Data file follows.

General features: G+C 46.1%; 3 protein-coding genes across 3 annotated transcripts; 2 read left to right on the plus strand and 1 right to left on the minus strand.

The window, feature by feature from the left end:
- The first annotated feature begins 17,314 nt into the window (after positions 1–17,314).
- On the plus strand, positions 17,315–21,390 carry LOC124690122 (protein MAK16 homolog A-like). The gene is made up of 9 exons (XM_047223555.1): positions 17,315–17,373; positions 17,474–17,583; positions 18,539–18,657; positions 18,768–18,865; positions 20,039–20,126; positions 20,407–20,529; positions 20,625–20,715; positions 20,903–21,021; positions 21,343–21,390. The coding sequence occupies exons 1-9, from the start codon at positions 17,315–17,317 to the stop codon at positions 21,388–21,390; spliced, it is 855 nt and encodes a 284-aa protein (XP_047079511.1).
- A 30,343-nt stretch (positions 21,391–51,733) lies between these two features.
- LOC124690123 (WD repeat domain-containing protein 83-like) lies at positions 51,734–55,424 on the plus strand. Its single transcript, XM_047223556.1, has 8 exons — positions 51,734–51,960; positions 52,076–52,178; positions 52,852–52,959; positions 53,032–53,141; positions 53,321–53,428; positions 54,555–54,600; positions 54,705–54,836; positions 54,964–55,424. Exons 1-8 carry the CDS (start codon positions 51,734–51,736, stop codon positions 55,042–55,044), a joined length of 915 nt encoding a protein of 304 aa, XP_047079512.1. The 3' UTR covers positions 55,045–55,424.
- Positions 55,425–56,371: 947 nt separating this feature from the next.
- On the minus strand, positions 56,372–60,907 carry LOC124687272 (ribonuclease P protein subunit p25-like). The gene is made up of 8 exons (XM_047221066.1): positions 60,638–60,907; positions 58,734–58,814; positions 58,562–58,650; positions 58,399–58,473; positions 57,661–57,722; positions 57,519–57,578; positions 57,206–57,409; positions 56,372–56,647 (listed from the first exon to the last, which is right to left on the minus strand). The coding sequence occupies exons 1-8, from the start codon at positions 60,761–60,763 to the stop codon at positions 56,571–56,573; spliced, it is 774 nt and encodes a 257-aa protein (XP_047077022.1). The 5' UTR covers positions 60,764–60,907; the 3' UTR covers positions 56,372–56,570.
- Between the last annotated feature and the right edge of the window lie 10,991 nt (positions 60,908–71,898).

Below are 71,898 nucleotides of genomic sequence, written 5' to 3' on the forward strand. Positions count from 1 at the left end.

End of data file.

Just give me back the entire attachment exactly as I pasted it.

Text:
General features: G+C 46.1%; 3 protein-coding genes across 3 annotated transcripts; 2 read left to right on the plus strand and 1 right to left on the minus strand.

The window, feature by feature from the left end:
- The first annotated feature begins 17,314 nt into the window (after positions 1–17,314).
- On the plus strand, positions 17,315–21,390 carry LOC124690122 (protein MAK16 homolog A-like). The gene is made up of 9 exons (XM_047223555.1): positions 17,315–17,373; positions 17,474–17,583; positions 18,539–18,657; positions 18,768–18,865; positions 20,039–20,126; positions 20,407–20,529; positions 20,625–20,715; positions 20,903–21,021; positions 21,343–21,390. The coding sequence occupies exons 1-9, from the start codon at positions 17,315–17,317 to the stop codon at positions 21,388–21,390; spliced, it is 855 nt and encodes a 284-aa protein (XP_047079511.1).
- A 30,343-nt stretch (positions 21,391–51,733) lies between these two features.
- LOC124690123 (WD repeat domain-containing protein 83-like) lies at positions 51,734–55,424 on the plus strand. Its single transcript, XM_047223556.1, has 8 exons — positions 51,734–51,960; positions 52,076–52,178; positions 52,852–52,959; positions 53,032–53,141; positions 53,321–53,428; positions 54,555–54,600; positions 54,705–54,836; positions 54,964–55,424. Exons 1-8 carry the CDS (start codon positions 51,734–51,736, stop codon positions 55,042–55,044), a joined length of 915 nt encoding a protein of 304 aa, XP_047079512.1. The 3' UTR covers positions 55,045–55,424.
- Positions 55,425–56,371: 947 nt separating this feature from the next.
- On the minus strand, positions 56,372–60,907 carry LOC124687272 (ribonuclease P protein subunit p25-like). The gene is made up of 8 exons (XM_047221066.1): positions 60,638–60,907; positions 58,734–58,814; positions 58,562–58,650; positions 58,399–58,473; positions 57,661–57,722; positions 57,519–57,578; positions 57,206–57,409; positions 56,372–56,647 (listed from the first exon to the last, which is right to left on the minus strand). The coding sequence occupies exons 1-8, from the start codon at positions 60,761–60,763 to the stop codon at positions 56,571–56,573; spliced, it is 774 nt and encodes a 257-aa protein (XP_047077022.1). The 5' UTR covers positions 60,764–60,907; the 3' UTR covers positions 56,372–56,570.
- Between the last annotated feature and the right edge of the window lie 10,991 nt (positions 60,908–71,898).

Below are 71,898 nucleotides of genomic sequence, written 5' to 3' on the forward strand. Positions count from 1 at the left end.